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Donald Trump

Donald Trump announces he may ‘hold up’ US trade pact with South Korea until after North Korea talks

Trump said he may hold up the agreement “because it’s a very strong card and I want to make sure everyone is treated fairly”

PUBLISHED : Friday, 30 March, 2018, 2:53am
UPDATED : Friday, 30 March, 2018, 3:01am

US President Donald Trump is threatening to “hold up” the trade agreement his administration just finalized with South Korea to provide more leverage for talks with North Korea.

Speaking in Ohio, Trump highlighted the renegotiation of the Korea-US free trade agreement. He added: “I may hold it up until after a deal is made with North Korea.”

Trump said the “rhetoric has calmed down” with North Korea, as the two countries have announced plans to meet next month in advance of a possible meeting between him and North Korean leader Kim Jong-un.

Trump said he may hold up the agreement “because it’s a very strong card and I want to make sure everyone is treated fairly”.

The renegotiation is set to be the first trade agreement concluded by the current administration.

Trump made the remarks at a union training site in Richfield, Ohio, where he pushed his infrastructure plan in what was his first public appearance in nearly a week.

US agrees not to put tariffs on South Korea ahead of North Korea talks

Trump called on Congress to fund his proposal for US$200 billion in spending, in hopes of triggering $1.5 trillion in infrastructure investment.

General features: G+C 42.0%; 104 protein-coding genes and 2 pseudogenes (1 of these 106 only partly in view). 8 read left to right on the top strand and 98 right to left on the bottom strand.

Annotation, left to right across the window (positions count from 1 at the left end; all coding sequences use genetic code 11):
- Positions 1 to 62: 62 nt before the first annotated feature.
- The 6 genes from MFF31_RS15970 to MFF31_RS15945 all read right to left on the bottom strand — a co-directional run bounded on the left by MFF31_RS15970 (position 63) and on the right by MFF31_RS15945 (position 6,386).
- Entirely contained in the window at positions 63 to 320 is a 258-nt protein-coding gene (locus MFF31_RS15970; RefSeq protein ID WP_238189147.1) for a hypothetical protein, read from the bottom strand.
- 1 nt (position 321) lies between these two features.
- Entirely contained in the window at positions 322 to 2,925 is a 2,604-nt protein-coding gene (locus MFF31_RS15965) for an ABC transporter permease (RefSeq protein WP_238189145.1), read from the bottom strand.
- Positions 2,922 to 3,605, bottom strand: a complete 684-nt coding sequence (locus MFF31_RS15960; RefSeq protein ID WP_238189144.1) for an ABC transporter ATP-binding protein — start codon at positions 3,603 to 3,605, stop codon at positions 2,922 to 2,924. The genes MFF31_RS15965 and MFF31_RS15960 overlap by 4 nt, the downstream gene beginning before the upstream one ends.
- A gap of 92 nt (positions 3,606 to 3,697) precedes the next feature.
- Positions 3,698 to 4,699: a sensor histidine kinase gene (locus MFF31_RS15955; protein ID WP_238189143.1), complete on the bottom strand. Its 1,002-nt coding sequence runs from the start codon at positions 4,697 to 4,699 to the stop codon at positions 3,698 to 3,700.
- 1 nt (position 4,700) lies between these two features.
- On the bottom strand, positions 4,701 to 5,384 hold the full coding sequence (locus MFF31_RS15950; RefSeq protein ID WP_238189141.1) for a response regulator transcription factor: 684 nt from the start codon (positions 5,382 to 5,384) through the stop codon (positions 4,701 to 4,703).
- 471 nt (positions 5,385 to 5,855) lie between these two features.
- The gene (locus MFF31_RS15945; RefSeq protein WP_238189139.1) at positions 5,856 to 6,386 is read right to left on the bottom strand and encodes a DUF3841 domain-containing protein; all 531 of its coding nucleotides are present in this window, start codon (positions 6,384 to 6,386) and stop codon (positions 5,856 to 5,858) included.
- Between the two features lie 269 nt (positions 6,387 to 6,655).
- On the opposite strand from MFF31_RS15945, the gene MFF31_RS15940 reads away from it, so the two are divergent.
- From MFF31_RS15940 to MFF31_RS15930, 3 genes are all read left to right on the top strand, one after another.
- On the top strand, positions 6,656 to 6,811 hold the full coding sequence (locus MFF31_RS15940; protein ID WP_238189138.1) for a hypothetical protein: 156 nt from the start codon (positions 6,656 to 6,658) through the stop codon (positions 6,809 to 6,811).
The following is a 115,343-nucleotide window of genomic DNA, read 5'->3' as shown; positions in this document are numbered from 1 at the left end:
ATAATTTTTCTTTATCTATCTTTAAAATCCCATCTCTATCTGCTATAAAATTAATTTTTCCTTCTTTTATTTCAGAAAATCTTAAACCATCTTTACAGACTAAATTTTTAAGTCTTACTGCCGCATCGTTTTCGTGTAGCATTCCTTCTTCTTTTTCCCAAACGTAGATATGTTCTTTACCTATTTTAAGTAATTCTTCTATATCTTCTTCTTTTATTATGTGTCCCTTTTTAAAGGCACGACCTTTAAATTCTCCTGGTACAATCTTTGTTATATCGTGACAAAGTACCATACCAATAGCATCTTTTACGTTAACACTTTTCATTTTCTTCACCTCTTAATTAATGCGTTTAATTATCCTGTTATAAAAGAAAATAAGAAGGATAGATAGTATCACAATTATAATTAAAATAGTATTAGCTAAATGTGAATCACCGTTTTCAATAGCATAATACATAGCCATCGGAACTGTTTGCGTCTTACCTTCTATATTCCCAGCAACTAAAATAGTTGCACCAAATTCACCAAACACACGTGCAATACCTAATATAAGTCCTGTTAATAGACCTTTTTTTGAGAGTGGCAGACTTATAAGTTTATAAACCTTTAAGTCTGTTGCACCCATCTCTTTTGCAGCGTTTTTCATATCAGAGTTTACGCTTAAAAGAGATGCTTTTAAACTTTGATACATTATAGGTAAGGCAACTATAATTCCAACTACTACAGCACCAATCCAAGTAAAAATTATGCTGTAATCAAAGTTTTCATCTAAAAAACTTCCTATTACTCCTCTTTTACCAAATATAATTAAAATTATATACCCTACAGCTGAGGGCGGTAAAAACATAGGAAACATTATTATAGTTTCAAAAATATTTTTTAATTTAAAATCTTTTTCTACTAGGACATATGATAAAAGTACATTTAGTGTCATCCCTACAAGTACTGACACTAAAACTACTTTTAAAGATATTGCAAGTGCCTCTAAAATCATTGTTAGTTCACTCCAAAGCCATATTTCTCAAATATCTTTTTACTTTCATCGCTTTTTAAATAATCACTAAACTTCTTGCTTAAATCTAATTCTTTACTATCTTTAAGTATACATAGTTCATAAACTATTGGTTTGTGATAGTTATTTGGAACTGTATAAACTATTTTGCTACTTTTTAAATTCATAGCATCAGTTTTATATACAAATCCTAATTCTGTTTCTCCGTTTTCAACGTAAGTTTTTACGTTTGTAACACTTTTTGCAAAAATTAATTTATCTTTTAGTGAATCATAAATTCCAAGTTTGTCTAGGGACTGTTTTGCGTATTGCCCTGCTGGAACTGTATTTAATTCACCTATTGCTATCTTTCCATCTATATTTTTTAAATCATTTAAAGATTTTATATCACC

He said: “We will transform our roads and bridges from a source of endless frustration into a source of incredible pride.”

Under the agreed-upon trade deal, which was finalised this week, South Korea agreed to limit its steel exports to the US and made concessions on auto imports. 

In return, the US agreed to exempt South Korea from the 25 per cent tariff on steel that Trump announced this month. 

The deal removes a major economic irritant as the allies prepare for high-stakes meetings on North Korea. 

Trump and South Korean President Moon Jae-in are planning separate meetings with North Korea’s Kim Jong-un in the coming weeks. 

North and South Korean lawmakers share a toast to peace

Relations between the US and South Korea have been strained at several points in the last year as Trump has railed against an US$18 billion trade deficit and denounced the US-Korea Free Trade Agreement, known as Korus. 

Trump has called the Obama-originated agreement “horrible” and said that it “destroyed” US industry.